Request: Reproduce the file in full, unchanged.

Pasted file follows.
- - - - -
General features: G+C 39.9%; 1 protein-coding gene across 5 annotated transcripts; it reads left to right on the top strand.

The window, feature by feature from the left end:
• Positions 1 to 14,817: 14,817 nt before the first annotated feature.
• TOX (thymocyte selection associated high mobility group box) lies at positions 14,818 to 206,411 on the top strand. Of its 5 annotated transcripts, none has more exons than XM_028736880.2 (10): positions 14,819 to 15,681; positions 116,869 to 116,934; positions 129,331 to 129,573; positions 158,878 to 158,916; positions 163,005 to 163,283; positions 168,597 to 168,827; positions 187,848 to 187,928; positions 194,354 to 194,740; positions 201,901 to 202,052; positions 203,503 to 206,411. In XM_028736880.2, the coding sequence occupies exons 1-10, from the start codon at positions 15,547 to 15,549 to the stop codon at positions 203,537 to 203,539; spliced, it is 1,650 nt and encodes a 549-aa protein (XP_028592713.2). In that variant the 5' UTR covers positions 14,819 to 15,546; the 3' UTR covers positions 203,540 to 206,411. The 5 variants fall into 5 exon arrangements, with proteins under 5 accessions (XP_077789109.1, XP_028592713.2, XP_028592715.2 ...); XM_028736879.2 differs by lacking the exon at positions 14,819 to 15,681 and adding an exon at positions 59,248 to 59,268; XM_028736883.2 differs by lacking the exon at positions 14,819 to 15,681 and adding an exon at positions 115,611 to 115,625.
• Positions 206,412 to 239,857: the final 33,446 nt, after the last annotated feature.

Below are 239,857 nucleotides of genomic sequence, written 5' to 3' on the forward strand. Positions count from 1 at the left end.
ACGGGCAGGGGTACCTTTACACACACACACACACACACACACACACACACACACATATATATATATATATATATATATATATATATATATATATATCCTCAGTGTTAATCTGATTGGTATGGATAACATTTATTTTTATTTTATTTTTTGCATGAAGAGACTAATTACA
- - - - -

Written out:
General features: G+C 39.9%; 1 protein-coding gene across 5 annotated transcripts; it reads left to right on the top strand.

The window, feature by feature from the left end:
• Positions 1 to 14,817: 14,817 nt before the first annotated feature.
• TOX (thymocyte selection associated high mobility group box) lies at positions 14,818 to 206,411 on the top strand. Of its 5 annotated transcripts, none has more exons than XM_028736880.2 (10): positions 14,819 to 15,681; positions 116,869 to 116,934; positions 129,331 to 129,573; positions 158,878 to 158,916; positions 163,005 to 163,283; positions 168,597 to 168,827; positions 187,848 to 187,928; positions 194,354 to 194,740; positions 201,901 to 202,052; positions 203,503 to 206,411. In XM_028736880.2, the coding sequence occupies exons 1-10, from the start codon at positions 15,547 to 15,549 to the stop codon at positions 203,537 to 203,539; spliced, it is 1,650 nt and encodes a 549-aa protein (XP_028592713.2). In that variant the 5' UTR covers positions 14,819 to 15,546; the 3' UTR covers positions 203,540 to 206,411. The 5 variants fall into 5 exon arrangements, with proteins under 5 accessions (XP_077789109.1, XP_028592713.2, XP_028592715.2 ...); XM_028736879.2 differs by lacking the exon at positions 14,819 to 15,681 and adding an exon at positions 59,248 to 59,268; XM_028736883.2 differs by lacking the exon at positions 14,819 to 15,681 and adding an exon at positions 115,611 to 115,625.
• Positions 206,412 to 239,857: the final 33,446 nt, after the last annotated feature.

Below are 239,857 nucleotides of genomic sequence, written 5' to 3' on the forward strand. Positions count from 1 at the left end.
ACGGGCAGGGGTACCTTTACACACACACACACACACACACACACACACACACACATATATATATATATATATATATATATATATATATATATATATCCTCAGTGTTAATCTGATTGGTATGGATAACATTTATTTTTATTTTATTTTTTGCATGAAGAGACTAATTACA